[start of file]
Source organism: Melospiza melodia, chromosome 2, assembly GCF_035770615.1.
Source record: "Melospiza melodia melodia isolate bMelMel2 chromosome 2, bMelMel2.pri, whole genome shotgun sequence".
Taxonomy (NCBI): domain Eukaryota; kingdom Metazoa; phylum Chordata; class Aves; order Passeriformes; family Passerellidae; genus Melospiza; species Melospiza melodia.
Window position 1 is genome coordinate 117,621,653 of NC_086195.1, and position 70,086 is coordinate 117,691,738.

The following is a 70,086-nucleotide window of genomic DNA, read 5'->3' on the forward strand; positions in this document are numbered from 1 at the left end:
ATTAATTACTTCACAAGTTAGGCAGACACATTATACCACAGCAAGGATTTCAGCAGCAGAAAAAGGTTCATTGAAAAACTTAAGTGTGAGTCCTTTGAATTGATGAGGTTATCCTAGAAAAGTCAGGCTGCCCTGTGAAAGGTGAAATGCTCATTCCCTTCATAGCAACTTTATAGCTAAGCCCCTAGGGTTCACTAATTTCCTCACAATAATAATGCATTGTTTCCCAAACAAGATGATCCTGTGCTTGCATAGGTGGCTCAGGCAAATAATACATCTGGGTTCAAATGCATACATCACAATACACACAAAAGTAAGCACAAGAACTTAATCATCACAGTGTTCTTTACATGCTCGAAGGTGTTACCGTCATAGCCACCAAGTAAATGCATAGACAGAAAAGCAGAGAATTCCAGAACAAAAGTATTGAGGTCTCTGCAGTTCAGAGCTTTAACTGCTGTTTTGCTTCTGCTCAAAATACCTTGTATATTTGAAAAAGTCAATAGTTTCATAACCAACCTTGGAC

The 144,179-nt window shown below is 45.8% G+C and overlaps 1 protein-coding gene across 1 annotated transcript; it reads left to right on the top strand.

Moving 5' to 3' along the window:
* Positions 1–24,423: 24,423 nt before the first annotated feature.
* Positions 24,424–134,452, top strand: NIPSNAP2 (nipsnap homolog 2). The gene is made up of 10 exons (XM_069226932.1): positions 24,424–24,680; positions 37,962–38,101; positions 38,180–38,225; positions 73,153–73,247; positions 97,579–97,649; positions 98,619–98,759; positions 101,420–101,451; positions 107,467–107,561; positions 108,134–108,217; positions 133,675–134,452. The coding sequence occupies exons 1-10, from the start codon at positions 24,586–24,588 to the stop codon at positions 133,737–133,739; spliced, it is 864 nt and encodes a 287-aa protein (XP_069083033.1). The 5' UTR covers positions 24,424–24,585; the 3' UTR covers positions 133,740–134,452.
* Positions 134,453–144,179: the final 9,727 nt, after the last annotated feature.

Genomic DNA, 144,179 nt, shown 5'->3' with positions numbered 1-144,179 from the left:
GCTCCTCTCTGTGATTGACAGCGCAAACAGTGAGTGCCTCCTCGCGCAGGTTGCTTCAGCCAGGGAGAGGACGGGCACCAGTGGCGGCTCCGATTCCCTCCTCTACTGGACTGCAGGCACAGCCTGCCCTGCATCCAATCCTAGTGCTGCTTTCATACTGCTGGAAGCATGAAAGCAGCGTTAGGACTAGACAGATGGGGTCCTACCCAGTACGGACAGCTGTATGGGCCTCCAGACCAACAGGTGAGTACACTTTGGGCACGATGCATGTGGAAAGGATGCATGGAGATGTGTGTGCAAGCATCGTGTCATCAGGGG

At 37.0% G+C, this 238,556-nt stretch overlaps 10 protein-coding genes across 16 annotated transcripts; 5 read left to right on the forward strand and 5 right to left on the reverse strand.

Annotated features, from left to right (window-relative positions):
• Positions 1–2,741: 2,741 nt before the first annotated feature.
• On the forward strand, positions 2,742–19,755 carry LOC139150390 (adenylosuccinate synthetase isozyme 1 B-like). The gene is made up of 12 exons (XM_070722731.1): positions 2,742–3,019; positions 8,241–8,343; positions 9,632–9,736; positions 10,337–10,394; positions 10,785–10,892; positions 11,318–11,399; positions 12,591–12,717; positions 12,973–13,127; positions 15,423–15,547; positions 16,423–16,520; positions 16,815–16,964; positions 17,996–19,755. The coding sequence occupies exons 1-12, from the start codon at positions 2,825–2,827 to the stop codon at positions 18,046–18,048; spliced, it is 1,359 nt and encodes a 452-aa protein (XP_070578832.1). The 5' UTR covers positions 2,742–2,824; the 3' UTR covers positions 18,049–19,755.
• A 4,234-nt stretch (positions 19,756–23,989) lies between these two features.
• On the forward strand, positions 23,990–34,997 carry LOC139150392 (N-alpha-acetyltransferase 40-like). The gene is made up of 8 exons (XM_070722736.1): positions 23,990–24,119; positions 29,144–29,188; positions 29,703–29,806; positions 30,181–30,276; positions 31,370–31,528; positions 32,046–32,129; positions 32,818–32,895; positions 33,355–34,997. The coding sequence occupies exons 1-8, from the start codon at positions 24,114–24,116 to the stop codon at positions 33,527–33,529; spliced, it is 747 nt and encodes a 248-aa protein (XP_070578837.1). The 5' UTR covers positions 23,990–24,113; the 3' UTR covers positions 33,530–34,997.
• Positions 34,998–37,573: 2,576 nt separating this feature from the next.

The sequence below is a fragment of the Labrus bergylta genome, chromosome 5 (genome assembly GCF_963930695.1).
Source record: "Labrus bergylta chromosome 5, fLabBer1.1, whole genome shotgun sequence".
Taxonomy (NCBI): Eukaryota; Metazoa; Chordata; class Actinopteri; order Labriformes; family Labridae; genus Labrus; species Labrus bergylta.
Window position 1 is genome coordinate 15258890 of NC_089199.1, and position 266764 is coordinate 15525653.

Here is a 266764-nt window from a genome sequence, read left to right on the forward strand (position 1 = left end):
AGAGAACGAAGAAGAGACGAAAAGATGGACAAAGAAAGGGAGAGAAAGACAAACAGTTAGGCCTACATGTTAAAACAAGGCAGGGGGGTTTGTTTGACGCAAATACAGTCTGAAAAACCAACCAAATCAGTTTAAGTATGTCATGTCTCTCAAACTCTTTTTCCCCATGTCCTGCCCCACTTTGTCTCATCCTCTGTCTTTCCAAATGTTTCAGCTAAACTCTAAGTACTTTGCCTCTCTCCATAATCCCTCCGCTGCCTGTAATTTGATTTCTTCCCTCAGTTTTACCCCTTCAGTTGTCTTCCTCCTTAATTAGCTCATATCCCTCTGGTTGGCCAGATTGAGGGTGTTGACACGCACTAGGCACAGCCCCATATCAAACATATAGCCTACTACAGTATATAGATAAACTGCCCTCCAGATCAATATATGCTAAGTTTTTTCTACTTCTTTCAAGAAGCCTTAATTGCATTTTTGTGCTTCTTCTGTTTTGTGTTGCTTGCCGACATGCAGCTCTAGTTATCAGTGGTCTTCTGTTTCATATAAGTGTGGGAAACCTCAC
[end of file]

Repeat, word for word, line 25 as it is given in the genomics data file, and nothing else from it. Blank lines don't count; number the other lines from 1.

Here is a 266764-nt window from a genome sequence, read left to right on the forward strand (position 1 = left end):